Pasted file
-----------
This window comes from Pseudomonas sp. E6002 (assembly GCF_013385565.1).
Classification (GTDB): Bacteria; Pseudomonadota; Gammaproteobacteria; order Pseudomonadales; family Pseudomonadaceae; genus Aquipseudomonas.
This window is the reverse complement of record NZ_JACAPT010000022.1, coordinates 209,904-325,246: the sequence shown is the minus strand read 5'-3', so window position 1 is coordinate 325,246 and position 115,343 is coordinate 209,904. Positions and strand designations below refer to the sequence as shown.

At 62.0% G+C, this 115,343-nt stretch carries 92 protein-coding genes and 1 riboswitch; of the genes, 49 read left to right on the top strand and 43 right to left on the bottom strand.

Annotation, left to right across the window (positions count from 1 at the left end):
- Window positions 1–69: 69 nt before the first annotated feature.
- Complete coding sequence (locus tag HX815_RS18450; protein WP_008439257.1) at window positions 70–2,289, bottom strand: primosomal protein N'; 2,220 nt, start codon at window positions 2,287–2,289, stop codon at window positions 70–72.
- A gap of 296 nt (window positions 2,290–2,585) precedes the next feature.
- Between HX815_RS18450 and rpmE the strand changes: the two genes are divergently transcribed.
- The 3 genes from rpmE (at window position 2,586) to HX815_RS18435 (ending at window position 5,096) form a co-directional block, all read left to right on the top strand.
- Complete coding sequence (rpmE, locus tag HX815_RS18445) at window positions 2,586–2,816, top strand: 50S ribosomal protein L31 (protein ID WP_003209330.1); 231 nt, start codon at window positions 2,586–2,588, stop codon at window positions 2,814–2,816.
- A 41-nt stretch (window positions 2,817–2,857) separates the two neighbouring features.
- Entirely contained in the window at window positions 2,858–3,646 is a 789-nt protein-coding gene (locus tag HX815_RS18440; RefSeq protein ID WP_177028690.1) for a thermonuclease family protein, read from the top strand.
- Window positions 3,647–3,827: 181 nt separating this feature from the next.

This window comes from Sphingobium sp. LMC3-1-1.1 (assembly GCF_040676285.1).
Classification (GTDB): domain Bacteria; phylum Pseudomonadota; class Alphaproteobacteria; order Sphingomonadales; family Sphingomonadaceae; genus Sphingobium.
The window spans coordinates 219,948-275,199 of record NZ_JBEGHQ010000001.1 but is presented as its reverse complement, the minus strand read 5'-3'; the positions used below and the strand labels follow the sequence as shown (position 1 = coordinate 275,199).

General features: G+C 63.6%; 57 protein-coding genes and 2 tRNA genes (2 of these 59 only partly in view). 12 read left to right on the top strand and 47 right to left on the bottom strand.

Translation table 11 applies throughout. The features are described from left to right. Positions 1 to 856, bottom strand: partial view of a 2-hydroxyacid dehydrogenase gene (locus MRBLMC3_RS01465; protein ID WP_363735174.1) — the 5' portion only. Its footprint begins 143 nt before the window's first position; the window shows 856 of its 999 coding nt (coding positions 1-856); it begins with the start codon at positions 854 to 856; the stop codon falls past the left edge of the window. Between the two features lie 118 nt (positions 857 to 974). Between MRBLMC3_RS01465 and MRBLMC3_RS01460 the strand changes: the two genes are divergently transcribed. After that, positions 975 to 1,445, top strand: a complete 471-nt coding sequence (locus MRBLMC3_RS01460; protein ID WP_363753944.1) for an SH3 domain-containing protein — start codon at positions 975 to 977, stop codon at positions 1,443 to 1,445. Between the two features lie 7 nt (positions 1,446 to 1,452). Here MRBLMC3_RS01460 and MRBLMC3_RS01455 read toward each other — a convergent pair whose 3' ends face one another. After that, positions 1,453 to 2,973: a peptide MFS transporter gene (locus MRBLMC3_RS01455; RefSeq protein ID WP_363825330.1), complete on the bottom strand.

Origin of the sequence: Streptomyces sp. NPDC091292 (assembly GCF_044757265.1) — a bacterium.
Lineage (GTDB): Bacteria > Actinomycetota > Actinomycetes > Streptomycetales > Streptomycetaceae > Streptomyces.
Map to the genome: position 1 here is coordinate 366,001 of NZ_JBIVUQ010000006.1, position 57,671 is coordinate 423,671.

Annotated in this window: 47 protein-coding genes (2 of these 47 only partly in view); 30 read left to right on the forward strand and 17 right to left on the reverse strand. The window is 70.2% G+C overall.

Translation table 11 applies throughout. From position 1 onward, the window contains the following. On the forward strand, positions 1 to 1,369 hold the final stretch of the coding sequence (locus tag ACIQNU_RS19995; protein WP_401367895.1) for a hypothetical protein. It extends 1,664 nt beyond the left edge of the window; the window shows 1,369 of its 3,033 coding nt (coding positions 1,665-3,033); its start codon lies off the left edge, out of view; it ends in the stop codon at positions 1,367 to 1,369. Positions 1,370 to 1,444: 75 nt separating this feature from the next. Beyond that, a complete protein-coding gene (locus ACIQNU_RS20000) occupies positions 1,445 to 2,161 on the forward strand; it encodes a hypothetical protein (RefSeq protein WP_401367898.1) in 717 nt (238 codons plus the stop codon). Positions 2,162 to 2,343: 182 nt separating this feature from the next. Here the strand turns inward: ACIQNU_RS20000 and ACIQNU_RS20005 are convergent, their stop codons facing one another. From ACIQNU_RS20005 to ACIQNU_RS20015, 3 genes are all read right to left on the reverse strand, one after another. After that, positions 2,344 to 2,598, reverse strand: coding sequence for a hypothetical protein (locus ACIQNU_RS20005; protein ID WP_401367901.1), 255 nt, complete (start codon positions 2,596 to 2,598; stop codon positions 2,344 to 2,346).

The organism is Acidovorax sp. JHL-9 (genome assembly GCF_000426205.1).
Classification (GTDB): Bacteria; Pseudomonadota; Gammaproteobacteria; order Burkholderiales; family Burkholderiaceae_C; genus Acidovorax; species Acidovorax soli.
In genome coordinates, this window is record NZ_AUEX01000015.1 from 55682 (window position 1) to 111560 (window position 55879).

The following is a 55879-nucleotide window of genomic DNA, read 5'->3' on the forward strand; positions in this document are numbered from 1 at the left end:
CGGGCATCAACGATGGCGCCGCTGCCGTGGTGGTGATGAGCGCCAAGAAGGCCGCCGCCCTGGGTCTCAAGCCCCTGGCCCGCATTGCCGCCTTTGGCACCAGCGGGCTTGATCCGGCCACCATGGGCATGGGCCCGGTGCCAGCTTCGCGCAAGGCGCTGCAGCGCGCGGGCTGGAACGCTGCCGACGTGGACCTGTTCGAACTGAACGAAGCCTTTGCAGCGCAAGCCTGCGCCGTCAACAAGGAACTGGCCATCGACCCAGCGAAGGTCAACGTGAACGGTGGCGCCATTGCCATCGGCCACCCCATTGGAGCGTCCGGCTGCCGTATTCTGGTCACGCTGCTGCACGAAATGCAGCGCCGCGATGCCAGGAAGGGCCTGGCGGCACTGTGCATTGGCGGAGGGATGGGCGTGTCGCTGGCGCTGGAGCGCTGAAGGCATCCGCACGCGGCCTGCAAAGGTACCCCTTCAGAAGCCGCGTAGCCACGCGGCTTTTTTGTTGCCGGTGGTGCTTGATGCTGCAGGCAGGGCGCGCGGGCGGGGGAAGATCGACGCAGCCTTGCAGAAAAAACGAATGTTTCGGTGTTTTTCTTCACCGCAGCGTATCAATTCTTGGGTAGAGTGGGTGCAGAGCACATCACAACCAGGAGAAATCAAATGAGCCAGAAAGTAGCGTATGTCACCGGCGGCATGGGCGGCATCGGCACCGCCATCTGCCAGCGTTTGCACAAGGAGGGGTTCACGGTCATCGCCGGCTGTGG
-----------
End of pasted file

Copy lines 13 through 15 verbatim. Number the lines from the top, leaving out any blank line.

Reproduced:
- Entirely contained in the window at window positions 2,858–3,646 is a 789-nt protein-coding gene (locus tag HX815_RS18440; RefSeq protein ID WP_177028690.1) for a thermonuclease family protein, read from the top strand.
- Window positions 3,647–3,827: 181 nt separating this feature from the next.

This window comes from Sphingobium sp. LMC3-1-1.1 (assembly GCF_040676285.1).